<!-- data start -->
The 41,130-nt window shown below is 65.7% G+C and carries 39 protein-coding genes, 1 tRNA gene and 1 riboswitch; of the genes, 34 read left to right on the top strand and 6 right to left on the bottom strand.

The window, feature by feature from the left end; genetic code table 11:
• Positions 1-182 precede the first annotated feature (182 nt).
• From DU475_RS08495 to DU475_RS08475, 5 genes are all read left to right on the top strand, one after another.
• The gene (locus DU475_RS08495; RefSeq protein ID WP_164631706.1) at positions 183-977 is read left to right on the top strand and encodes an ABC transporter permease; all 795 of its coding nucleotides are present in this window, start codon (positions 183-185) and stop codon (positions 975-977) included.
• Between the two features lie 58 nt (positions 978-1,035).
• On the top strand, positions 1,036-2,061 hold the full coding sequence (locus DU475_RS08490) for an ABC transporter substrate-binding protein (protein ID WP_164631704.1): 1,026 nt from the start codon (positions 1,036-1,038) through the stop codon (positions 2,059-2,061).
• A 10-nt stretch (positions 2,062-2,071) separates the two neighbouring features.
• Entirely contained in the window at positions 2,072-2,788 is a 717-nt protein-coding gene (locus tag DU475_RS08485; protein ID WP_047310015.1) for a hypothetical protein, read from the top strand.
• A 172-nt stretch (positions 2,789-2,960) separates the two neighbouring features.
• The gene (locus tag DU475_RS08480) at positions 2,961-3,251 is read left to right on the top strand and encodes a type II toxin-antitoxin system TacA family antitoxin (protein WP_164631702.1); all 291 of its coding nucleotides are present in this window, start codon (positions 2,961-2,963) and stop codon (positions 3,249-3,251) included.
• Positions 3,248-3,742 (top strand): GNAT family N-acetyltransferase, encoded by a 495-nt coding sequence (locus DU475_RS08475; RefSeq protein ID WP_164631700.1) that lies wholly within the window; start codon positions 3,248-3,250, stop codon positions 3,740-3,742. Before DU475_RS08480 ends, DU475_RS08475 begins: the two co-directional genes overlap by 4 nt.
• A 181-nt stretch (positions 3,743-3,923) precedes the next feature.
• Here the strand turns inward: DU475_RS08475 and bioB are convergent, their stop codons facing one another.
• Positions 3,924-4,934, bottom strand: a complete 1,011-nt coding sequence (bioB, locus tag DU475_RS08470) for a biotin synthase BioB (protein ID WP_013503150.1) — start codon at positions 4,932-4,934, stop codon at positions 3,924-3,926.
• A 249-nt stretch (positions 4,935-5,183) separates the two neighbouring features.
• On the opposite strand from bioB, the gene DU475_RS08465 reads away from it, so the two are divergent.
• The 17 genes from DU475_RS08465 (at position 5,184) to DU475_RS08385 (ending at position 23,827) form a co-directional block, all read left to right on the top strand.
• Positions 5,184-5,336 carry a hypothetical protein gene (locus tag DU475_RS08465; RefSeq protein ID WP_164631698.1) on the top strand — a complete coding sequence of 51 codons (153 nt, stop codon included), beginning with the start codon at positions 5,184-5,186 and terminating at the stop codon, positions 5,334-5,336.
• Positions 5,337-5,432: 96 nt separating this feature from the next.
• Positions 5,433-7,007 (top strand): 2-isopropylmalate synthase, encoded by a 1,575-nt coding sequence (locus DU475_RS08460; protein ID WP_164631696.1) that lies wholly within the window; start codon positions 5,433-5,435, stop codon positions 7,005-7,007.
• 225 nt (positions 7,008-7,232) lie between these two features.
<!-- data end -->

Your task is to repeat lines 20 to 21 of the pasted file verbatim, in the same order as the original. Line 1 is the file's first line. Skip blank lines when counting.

• Positions 5,337-5,432: 96 nt separating this feature from the next.
• Positions 5,433-7,007 (top strand): 2-isopropylmalate synthase, encoded by a 1,575-nt coding sequence (locus DU475_RS08460; protein ID WP_164631696.1) that lies wholly within the window; start codon positions 5,433-5,435, stop codon positions 7,005-7,007.